Clear, customized and continuous. Those three Cs combined with two more — customer communications — should be at the top of all security providers’ best practices checklists (hey, another C!). Nowhere is this truer than in effective alarm management that minimizes false alarms, and particularly the subsequent false dispatches that fuel friction between the industry and law enforcement. That communication includes thorough training on system use, permitting, immediate follow-up on any issues and proactively checking in with them on a regular, ongoing basis.
Those factors also weigh heavily among the extensive criteria considered by judges (of which I am honored to say I am one) for the Police Dispatch Quality (PDQ) Award. As the linchpin of our Alarm Response Issue, I urge you to check out our PDQ cover story featuring winner Vector Security and runners-up Alarm Detection Systems, Amherst Alarm and Engineered Protection Systems (EPS). As co-founder, SSI is proud of its partnership with the Security Industry Alarm Coalition (SIAC), False Alarm Reduction Association (FARA), Installation Quality (IQ) program and Honeywell Security on this very important industry program.
Additionally packed with features on third-party monitoring, new methods of signal transmission, video and audio verification, partnering with law enforcement and the latest research on burglary deterrence, this issue is indisputably the industry’s most comprehensive alarm management publication. In the spirit of facilitating better customer communications, I have compiled some previously unpublished responses from SSI’s recent Commercial End-User Study. Following is what select respondents wrote when asked what makes a security integrator a hero in their eyes:
- Allows us to be self-sufficient.
- Current knowledge on system upgrades, good customer service, transparent in all dealings.
- Fairly priced, technically adept, outstanding customer service and IT/networking expertise.
- They are “heroes” when they are educated and trained. Part of this includes codes and compliance, which is rarely found in a company.
- The industry has compounded things by developing products to install that are quick “peel-and-stick systems,” and devices for recurring revenue. These are weakening security.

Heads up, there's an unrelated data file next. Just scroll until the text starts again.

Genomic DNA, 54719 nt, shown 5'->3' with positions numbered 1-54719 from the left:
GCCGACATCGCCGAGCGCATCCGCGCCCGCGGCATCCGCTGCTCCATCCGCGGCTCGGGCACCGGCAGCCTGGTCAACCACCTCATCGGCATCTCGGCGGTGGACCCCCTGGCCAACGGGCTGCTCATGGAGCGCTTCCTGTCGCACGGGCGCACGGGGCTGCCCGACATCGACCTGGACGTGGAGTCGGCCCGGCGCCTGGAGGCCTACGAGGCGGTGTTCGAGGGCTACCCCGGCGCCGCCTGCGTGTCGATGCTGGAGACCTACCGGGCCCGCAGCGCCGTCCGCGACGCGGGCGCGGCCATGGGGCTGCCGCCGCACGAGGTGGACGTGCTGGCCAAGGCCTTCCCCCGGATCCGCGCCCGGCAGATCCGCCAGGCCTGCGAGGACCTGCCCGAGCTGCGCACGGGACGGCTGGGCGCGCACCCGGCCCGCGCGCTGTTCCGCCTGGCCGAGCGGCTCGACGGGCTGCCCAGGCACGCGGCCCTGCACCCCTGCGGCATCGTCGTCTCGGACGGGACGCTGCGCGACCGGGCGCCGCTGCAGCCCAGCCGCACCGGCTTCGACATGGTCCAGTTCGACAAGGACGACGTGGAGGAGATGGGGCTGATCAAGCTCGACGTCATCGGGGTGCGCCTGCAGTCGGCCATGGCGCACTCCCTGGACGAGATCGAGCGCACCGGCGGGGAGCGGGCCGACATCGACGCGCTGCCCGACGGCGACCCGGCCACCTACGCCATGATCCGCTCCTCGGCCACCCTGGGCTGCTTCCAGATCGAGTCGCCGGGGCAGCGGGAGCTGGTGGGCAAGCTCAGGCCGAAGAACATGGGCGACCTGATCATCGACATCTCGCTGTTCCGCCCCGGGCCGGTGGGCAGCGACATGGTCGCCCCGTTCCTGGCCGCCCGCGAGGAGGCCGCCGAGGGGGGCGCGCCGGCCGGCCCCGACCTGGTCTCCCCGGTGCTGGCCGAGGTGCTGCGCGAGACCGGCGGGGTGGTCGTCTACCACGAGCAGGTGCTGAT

- We have a problem; we make one phone call, problem solved. I understand it may be difficult, but with one call the solution process begins.
- Understanding our organizational culture, knowing where we are and where we should head.
- Knows their products and how to resolve issues by bringing in the manufacturer to assist.
- Being able to communicate with the IT world.
- Service, available to help even after hours.
- Knows what they can and cannot do, and communicates those restrictions when they exist.
- Adaptability … products that do not become obsolete quickly and are interoperable with other vendors’ products. Nonproprietary.
- Willing to listen and never throws in the towel.
- Delivering the designed system on time and providing appropriate training once the work has been completed so the system is properly used and key features do not go unused.
- A willingness to grab a screwdriver BEFORE sticking your hand out.
- Delivering a finished product that is what was discussed without 100 change orders.
- Recovery of data after a loss.
- Remote response/solution within hours; courteous to unskilled persons.
- Understands the customer goals, has a clear path to reach them, but remains flexible to address complexities that arise during the process.
- My integrator is a hero if they are truly my partner.
Editor-in-Chief Scott Goldfine has spent more than 15 years with SECURITY SALES & INTEGRATION. Follow him online via the Under Surveillance blog at securitysales.com/blog.